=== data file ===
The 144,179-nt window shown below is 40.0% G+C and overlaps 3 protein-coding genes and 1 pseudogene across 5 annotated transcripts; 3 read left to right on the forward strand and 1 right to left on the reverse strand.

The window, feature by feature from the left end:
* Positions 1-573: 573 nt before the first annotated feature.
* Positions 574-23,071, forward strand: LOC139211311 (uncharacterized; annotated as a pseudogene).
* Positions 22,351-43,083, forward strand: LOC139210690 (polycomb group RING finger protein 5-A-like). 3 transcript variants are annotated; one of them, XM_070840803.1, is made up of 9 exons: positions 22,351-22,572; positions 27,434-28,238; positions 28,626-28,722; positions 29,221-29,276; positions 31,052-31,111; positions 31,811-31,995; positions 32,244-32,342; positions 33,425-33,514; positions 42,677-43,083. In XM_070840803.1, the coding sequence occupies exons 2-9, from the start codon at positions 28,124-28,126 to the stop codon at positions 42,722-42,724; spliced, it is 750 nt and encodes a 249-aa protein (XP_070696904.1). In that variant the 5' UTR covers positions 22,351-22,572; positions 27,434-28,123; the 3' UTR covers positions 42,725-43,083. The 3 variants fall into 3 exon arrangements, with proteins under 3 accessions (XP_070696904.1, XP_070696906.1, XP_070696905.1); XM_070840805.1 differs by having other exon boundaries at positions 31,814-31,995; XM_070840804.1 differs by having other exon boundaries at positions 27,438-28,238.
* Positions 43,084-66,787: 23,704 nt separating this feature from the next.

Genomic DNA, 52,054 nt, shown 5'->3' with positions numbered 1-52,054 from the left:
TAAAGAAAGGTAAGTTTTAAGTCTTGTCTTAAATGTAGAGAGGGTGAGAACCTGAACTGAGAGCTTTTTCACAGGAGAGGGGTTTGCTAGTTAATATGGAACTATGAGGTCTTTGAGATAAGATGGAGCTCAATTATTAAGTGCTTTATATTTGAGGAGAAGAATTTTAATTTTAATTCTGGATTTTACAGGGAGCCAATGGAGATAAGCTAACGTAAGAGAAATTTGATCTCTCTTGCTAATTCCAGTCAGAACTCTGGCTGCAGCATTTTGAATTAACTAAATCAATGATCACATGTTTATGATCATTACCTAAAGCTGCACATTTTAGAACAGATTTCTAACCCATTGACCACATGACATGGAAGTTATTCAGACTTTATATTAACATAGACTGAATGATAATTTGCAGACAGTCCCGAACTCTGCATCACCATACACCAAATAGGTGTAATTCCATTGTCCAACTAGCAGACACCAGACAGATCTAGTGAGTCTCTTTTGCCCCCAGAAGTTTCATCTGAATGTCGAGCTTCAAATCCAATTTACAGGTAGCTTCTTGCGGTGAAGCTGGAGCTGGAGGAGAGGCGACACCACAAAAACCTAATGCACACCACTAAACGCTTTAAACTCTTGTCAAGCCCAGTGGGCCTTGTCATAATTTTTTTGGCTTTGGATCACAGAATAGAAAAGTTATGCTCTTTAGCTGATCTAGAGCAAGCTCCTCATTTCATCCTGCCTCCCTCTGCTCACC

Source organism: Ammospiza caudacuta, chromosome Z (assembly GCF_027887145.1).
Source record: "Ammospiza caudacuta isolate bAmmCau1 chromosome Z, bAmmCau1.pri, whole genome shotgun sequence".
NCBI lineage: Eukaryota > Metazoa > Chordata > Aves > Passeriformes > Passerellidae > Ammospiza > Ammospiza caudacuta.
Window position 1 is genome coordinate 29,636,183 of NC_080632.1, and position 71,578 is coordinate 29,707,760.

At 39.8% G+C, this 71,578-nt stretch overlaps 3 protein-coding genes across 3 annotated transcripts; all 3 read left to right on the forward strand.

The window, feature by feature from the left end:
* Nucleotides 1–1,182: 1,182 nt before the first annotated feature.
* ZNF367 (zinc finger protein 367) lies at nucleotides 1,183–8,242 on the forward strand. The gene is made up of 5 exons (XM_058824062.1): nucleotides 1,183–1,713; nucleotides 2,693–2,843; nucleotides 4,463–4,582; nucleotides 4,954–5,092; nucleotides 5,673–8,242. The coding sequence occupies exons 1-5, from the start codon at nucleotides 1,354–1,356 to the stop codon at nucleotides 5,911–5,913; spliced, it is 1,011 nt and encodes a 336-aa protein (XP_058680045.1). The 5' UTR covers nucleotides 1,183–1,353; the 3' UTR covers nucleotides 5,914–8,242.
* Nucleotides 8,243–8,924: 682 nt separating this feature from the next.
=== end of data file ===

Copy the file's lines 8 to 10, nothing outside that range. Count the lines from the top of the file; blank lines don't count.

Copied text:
TAAAGAAAGGTAAGTTTTAAGTCTTGTCTTAAATGTAGAGAGGGTGAGAACCTGAACTGAGAGCTTTTTCACAGGAGAGGGGTTTGCTAGTTAATATGGAACTATGAGGTCTTTGAGATAAGATGGAGCTCAATTATTAAGTGCTTTATATTTGAGGAGAAGAATTTTAATTTTAATTCTGGATTTTACAGGGAGCCAATGGAGATAAGCTAACGTAAGAGAAATTTGATCTCTCTTGCTAATTCCAGTCAGAACTCTGGCTGCAGCATTTTGAATTAACTAAATCAATGATCACATGTTTATGATCATTACCTAAAGCTGCACATTTTAGAACAGATTTCTAACCCATTGACCACATGACATGGAAGTTATTCAGACTTTATATTAACATAGACTGAATGATAATTTGCAGACAGTCCCGAACTCTGCATCACCATACACCAAATAGGTGTAATTCCATTGTCCAACTAGCAGACACCAGACAGATCTAGTGAGTCTCTTTTGCCCCCAGAAGTTTCATCTGAATGTCGAGCTTCAAATCCAATTTACAGGTAGCTTCTTGCGGTGAAGCTGGAGCTGGAGGAGAGGCGACACCACAAAAACCTAATGCACACCACTAAACGCTTTAAACTCTTGTCAAGCCCAGTGGGCCTTGTCATAATTTTTTTGGCTTTGGATCACAGAATAGAAAAGTTATGCTCTTTAGCTGATCTAGAGCAAGCTCCTCATTTCATCCTGCCTCCCTCTGCTCACC

Source organism: Ammospiza caudacuta, chromosome Z (assembly GCF_027887145.1).
Source record: "Ammospiza caudacuta isolate bAmmCau1 chromosome Z, bAmmCau1.pri, whole genome shotgun sequence".